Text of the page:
#6- Vendor/ Partner with Cybersecurity Policies
Vendors and business partners are often neglected when organizations evaluate their security posture. Without assessing their security controls, you can never truly assess your own. It’s likely that your network of vendors and partners have some level of established trust or federation with your corporate enterprise. This in turn opens up potential vulnerabilities that need to be evaluated.
Our suggestion: Create a rating system that ensures your vendors and partners have an effective security program, including a vulnerability discovery and mitigation plan, before entering into a formal partnership. Successful organizations often evaluate 3rd parties though security questionnaires or other requirements such as frameworks like NIST (National Institute of Standards Technology) Cybersecurity Framework, CIS Critical Security Controls, or accreditations such as ISO 27001, FedRAMP, HITRUST and PCI DSS. Provide partners and vendors with limited access to your internal infrastructure to best isolate any potential collateral damage should a vendor or partner get breached. Inform all vendors and partners of your own security policies, and work in tandem, with frequent communications, to improve your collaborative security efforts.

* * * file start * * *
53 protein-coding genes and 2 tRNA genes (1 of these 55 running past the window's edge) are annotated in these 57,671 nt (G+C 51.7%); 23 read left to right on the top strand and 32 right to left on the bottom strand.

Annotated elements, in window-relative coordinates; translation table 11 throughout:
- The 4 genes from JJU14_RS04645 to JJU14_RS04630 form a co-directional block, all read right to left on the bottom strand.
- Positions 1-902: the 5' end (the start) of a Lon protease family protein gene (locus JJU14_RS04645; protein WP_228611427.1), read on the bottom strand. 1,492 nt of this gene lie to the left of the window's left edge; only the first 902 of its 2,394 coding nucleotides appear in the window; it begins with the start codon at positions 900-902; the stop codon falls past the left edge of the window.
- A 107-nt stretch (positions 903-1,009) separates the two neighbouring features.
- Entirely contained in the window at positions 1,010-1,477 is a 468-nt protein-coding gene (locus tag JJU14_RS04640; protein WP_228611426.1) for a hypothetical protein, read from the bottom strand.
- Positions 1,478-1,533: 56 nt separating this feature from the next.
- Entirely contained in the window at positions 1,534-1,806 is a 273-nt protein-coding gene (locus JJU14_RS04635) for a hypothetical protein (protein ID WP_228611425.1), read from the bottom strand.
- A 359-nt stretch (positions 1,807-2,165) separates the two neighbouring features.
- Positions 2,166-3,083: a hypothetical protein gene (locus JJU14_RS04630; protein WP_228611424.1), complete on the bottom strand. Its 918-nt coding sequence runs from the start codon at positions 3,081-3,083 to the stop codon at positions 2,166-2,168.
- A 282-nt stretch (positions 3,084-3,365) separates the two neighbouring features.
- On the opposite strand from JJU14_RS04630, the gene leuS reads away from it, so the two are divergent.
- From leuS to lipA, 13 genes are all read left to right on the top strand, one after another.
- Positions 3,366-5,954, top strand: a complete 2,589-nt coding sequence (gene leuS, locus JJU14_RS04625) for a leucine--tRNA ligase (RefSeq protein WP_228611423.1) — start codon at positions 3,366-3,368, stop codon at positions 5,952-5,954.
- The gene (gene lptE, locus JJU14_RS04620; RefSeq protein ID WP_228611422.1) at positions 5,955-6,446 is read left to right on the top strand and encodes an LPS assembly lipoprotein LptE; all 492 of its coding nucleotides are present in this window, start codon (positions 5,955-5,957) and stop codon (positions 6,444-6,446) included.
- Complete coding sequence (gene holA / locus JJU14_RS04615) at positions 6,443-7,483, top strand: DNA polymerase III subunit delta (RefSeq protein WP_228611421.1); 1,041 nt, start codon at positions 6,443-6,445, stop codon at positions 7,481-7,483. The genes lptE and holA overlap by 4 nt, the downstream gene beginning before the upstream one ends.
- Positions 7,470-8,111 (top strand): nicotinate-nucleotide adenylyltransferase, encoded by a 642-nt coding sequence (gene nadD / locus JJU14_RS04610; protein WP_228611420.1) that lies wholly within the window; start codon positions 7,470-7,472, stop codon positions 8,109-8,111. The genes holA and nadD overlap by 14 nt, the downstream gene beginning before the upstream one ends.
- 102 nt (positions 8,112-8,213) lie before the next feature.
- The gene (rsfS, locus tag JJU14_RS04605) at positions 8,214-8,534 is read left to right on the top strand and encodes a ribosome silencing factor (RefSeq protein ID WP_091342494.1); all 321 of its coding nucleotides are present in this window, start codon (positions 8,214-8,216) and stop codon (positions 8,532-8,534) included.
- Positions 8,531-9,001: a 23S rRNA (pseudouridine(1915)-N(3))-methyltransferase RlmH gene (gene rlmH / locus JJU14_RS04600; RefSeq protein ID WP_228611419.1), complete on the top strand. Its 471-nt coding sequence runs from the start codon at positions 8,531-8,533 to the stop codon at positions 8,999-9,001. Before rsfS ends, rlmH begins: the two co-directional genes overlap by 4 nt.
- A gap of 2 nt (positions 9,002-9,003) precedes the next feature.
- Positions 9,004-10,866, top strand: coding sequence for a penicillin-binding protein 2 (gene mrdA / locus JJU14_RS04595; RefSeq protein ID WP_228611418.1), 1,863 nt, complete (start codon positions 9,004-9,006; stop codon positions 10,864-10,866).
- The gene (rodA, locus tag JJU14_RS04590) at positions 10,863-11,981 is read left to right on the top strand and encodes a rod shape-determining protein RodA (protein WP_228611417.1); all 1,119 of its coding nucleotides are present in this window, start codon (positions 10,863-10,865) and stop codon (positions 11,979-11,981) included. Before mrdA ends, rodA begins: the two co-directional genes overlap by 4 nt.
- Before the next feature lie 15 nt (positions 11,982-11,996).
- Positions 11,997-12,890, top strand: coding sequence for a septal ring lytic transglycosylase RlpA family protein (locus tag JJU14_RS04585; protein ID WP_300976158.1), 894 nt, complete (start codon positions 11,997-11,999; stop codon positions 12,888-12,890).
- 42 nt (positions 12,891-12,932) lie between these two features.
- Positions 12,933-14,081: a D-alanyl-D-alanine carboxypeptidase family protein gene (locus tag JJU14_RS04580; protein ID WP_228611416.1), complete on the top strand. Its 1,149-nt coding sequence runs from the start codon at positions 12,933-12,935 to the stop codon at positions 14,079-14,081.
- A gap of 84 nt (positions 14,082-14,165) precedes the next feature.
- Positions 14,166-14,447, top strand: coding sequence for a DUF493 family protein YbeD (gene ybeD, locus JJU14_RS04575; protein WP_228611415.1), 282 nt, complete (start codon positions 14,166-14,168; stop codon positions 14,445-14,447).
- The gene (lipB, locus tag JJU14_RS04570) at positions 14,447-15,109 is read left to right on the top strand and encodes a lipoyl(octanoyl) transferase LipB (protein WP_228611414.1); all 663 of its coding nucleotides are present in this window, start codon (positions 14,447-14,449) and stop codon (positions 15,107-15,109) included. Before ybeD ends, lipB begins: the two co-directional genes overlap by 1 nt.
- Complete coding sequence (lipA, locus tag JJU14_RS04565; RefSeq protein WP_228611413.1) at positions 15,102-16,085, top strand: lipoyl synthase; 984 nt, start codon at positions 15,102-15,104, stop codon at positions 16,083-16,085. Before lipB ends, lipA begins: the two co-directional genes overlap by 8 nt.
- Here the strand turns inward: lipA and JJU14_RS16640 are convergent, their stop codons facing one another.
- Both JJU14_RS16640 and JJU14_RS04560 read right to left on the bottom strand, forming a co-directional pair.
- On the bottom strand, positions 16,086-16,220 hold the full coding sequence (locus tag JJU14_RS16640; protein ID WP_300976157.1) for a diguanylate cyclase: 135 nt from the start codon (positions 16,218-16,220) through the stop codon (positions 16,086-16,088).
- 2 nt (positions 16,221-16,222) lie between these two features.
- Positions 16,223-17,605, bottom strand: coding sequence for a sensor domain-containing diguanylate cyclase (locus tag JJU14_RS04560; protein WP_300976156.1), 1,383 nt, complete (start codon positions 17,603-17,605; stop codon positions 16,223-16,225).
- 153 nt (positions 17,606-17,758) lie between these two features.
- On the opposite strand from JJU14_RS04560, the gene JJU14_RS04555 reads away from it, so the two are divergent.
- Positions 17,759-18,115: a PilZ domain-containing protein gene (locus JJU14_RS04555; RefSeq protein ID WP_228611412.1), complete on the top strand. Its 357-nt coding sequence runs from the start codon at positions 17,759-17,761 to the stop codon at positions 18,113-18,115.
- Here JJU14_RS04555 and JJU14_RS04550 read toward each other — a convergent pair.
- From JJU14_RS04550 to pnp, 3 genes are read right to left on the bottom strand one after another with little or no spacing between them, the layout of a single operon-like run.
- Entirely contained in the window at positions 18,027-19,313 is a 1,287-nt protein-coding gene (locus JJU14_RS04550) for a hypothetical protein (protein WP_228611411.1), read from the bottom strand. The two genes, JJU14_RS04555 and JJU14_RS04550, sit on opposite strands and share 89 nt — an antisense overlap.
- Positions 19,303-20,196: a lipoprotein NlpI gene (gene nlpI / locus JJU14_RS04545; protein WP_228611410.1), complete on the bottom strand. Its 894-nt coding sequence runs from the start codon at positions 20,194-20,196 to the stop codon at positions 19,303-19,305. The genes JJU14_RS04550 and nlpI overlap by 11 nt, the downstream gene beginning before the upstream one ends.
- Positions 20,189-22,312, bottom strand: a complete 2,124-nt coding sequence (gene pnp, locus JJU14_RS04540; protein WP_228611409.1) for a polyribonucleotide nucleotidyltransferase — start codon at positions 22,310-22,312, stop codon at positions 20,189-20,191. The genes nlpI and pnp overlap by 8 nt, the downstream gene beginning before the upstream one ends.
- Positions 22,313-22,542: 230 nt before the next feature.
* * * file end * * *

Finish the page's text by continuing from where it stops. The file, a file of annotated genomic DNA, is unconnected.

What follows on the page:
These are just a few of the metrics you can use to better grasp the entirety of your security posture. Companies that use indicators of compromise and other analytics specific to their threat profile are better positioned against cyber-attacks, can more easily quantify their risks, and benefit from improved cyber resiliency. Incorporating these metrics into security dashboards and processes enable more informed decisions around your organization’s security posture and support the necessary conversations with leadership.